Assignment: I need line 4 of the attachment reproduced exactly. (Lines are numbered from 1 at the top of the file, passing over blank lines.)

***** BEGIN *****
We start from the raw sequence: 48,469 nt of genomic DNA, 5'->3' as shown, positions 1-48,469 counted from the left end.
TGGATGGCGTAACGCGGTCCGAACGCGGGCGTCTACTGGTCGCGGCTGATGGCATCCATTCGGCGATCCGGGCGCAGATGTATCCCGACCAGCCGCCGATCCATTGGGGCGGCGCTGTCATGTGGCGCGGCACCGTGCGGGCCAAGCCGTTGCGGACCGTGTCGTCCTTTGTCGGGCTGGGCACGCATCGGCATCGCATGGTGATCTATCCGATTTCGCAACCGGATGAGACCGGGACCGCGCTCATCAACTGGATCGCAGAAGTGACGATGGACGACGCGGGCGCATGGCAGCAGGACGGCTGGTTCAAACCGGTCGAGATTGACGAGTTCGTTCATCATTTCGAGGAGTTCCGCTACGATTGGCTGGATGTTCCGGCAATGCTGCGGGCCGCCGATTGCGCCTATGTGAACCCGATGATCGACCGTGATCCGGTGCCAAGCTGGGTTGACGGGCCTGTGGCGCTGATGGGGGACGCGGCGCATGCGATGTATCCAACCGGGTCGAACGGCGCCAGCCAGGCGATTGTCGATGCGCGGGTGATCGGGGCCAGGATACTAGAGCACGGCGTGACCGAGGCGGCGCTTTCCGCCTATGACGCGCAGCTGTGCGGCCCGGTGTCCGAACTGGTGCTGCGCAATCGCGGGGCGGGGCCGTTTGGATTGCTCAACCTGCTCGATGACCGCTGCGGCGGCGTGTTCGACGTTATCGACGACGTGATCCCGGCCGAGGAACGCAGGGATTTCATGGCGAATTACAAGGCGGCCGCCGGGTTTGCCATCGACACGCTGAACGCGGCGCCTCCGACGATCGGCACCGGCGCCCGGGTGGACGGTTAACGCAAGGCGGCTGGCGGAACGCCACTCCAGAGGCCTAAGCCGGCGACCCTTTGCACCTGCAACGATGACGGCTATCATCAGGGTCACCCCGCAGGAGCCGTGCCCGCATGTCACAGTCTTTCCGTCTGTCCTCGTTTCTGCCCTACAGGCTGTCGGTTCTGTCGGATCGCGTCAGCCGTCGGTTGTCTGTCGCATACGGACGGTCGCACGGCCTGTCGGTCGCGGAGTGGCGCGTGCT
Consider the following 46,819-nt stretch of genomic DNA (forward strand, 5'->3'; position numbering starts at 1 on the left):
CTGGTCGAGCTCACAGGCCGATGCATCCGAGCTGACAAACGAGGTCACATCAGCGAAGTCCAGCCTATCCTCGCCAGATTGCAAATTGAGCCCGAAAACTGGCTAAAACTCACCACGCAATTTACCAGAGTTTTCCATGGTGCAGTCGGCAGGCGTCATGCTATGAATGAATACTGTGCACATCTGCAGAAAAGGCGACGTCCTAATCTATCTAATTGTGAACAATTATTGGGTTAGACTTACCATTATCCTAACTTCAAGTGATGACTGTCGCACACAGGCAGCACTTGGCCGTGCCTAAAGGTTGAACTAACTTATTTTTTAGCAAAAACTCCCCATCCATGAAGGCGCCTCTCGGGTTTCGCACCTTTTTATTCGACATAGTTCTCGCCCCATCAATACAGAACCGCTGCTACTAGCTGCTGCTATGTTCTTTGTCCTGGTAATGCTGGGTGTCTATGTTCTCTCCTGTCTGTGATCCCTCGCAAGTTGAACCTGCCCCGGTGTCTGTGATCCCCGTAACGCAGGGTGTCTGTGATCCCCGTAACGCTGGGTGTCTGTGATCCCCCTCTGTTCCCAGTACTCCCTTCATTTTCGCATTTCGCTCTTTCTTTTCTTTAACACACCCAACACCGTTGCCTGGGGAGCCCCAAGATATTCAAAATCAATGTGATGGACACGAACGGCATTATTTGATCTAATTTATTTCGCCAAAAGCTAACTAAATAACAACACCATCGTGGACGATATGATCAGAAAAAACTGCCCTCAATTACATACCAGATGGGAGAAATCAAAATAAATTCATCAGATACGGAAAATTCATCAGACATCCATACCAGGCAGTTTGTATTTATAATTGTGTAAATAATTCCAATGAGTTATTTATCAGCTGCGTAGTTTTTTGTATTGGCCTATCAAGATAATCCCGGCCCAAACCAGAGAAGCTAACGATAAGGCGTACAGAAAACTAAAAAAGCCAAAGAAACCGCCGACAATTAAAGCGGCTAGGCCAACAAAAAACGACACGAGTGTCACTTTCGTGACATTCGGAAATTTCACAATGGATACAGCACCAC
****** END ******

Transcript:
CTGGTCGAGCTCACAGGCCGATGCATCCGAGCTGACAAACGAGGTCACATCAGCGAAGTCCAGCCTATCCTCGCCAGATTGCAAATTGAGCCCGAAAACTGGCTAAAACTCACCACGCAATTTACCAGAGTTTTCCATGGTGCAGTCGGCAGGCGTCATGCTATGAATGAATACTGTGCACATCTGCAGAAAAGGCGACGTCCTAATCTATCTAATTGTGAACAATTATTGGGTTAGACTTACCATTATCCTAACTTCAAGTGATGACTGTCGCACACAGGCAGCACTTGGCCGTGCCTAAAGGTTGAACTAACTTATTTTTTAGCAAAAACTCCCCATCCATGAAGGCGCCTCTCGGGTTTCGCACCTTTTTATTCGACATAGTTCTCGCCCCATCAATACAGAACCGCTGCTACTAGCTGCTGCTATGTTCTTTGTCCTGGTAATGCTGGGTGTCTATGTTCTCTCCTGTCTGTGATCCCTCGCAAGTTGAACCTGCCCCGGTGTCTGTGATCCCCGTAACGCAGGGTGTCTGTGATCCCCGTAACGCTGGGTGTCTGTGATCCCCCTCTGTTCCCAGTACTCCCTTCATTTTCGCATTTCGCTCTTTCTTTTCTTTAACACACCCAACACCGTTGCCTGGGGAGCCCCAAGATATTCAAAATCAATGTGATGGACACGAACGGCATTATTTGATCTAATTTATTTCGCCAAAAGCTAACTAAATAACAACACCATCGTGGACGATATGATCAGAAAAAACTGCCCTCAATTACATACCAGATGGGAGAAATCAAAATAAATTCATCAGATACGGAAAATTCATCAGACATCCATACCAGGCAGTTTGTATTTATAATTGTGTAAATAATTCCAATGAGTTATTTATCAGCTGCGTAGTTTTTTGTATTGGCCTATCAAGATAATCCCGGCCCAAACCAGAGAAGCTAACGATAAGGCGTACAGAAAACTAAAAAAGCCAAAGAAACCGCCGACAATTAAAGCGGCTAGGCCAACAAAAAACGACACGAGTGTCACTTTCGTGACATTCGGAAATTTCACAATGGATACAGCACCAC